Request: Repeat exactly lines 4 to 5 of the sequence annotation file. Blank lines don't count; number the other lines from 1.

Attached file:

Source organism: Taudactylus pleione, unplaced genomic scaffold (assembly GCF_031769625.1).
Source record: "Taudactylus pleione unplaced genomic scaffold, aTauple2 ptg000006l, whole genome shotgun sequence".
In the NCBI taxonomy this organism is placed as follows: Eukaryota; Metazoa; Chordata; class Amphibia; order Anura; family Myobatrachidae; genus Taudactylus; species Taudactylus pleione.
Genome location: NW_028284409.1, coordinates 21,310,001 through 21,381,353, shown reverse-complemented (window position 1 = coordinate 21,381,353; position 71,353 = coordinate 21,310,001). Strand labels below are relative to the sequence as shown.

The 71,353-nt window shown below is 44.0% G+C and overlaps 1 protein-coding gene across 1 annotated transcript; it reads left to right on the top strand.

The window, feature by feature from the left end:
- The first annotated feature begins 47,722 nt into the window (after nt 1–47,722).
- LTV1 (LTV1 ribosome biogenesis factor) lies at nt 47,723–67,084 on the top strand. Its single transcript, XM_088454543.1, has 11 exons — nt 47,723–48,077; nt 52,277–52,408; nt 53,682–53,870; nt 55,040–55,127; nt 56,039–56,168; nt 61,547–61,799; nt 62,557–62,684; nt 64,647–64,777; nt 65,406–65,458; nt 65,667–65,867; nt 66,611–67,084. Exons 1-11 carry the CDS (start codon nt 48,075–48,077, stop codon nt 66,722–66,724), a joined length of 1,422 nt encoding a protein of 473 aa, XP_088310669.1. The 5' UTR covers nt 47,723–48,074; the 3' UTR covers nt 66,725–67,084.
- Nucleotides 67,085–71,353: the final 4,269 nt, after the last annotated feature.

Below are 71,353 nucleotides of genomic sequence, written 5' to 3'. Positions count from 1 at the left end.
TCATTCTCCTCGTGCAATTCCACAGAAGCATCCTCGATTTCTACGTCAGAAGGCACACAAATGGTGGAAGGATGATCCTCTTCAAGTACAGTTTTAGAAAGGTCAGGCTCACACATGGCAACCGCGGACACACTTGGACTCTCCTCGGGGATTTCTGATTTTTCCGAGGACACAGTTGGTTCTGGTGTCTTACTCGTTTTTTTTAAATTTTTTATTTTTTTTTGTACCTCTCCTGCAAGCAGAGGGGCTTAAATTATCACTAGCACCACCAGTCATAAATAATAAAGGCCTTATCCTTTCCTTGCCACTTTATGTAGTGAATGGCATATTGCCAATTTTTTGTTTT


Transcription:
Genome location: NW_028284409.1, coordinates 21,310,001 through 21,381,353, shown reverse-complemented (window position 1 = coordinate 21,381,353; position 71,353 = coordinate 21,310,001). Strand labels below are relative to the sequence as shown.

The 71,353-nt window shown below is 44.0% G+C and overlaps 1 protein-coding gene across 1 annotated transcript; it reads left to right on the top strand.